Tom Cruise dices with death filming in Dubai for Mission: Impossible – Ghost Protocol
Tom Cruise has pulled out all the stops for the latest in the Mission: Impossible franchise. The film hinges on a stunt sequence where the star scales Dubai’s Burj Khalifa, which at nearly 830 metres is the tallest building in the world. The sequence’s shoot took around five months to plan.
Ghost Protocol producers JJ Abrams and Bryan Burk first floated the idea of Dubai as a filming location when they visited the city to promote Star Trek. The United Arab Emirates doesn’t have any formal filming incentives, but the authorities were clearly keen to secure a project of Mission: Impossible’s scale and so the logistical support was massive.
Director Brad Bird talked to Arabian Business: “We saw it as a place that had not really been presented that way on film and we could be the first ones to take advantage of it. We always imagined it would be a good place to set a big sequence in the film but getting a cast to actually shoot on the building and do it as elaborately as we did it was made possible by the Government and we jumped at it.”
More than 100 Dubai locals staffed the film’s support team from at least six different municipal agencies, alongside servicing company Filmworks. Road closures and even location clean-ups were sorted out as the film’s multiple units spent a month in the city.
More than 100 Dubai locals staffed the film’s support team from at least six different municipal agencies, alongside servicing company Filmworks. These agencies included the Road Transport Authority, Civil Aviation and the Ministry of Defence, all headed by Dubai’s police force. Road closures and even location clean-ups were sorted out as the film’s multiple units spent a month in the city.
Filming in, on and around the Burj Khalifa was a major logistical challenge. This began with simply getting equipment into the building - the crew purposely broke dozens of windows to give the necessary level of access.
Then there was the question of how to get the shots they needed with IMAX cameras from a helicopter. The Burj Khalifa is in fact a no-fly zone, so special permission was needed to put a chopper in the air in the first place.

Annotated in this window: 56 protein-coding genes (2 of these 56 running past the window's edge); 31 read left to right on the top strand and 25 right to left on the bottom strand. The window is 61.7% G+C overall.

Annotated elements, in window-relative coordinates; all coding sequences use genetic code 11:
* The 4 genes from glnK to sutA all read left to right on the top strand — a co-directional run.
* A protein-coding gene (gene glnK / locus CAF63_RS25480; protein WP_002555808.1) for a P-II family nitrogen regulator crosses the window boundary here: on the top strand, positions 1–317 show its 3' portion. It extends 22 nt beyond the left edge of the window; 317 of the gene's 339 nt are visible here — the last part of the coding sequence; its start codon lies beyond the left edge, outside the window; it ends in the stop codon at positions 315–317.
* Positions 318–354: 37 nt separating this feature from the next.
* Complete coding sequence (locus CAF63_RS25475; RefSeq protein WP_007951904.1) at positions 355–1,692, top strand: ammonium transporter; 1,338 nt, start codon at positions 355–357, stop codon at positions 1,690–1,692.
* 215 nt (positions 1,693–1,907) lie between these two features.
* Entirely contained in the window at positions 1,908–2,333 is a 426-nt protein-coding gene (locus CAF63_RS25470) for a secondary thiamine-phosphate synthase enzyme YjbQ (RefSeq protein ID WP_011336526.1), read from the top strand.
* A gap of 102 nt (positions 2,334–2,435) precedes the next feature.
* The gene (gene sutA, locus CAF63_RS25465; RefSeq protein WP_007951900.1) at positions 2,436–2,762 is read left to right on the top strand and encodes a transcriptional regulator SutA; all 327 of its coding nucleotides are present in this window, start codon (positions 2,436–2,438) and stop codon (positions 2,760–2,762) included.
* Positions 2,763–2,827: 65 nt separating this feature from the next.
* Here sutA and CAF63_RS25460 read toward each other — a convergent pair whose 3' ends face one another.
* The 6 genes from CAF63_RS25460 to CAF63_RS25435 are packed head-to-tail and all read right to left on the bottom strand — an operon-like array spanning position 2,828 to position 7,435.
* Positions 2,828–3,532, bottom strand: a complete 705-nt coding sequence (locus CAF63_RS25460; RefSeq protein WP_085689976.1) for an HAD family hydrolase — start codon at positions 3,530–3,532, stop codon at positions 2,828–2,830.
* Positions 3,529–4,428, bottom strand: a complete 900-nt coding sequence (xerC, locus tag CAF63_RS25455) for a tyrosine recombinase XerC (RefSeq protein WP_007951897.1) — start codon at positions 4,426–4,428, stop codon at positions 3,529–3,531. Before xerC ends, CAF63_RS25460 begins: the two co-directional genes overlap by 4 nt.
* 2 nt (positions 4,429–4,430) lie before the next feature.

Bird notes: “We filmed it in IMAX, which is a really cumbersome camera. It’s big, it’s noisy, it’s heavy and the loads of film magazines don’t last very long because the film is so large (usually 65mm). The cameras are so big that we had to land the helicopter just to change the magazine. Also we had to stay in the air so we burned through gas quickly.”
It became a matter of split-second timing. Cruise had to be on the wall ready to perform the stunt at the right time, the helicopter had to be in the right position to get the right shot and the bulky IMAX camera had to be ready to roll at the same time. Fuel consumption, wind and short IMAX film magazines added more spice.
We filmed it in IMAX, which is a really cumbersome camera. It’s big, it’s noisy, it’s heavy and the loads of film magazines don’t last very long because the film is so large.
Brad Bird, Director
Hosting the Ghost Protocol shoot is a major publicity coup for Dubai. This is probably why the city supported the production on a scale that was quite possibly worth as much to the movie as a formal filming incentive (although industry rumours suggest the film received a formal but confidential rebate in addition to the logistical support). In return for the city’s troubles the Burj Khalifa is the film’s central set-piece and the image of Cruise climbing its shiny walls dominates the global marketing campaign too.
Will the experience convince the UAE to open up to film projects that lack Mission: Impossible’s profile and budget? We’ll have to wait and see.
Mission: Impossible - Ghost Protocol opens globally in cinemas from December 21st 2011.
(Image copyright: David James/Paramount Pictures)
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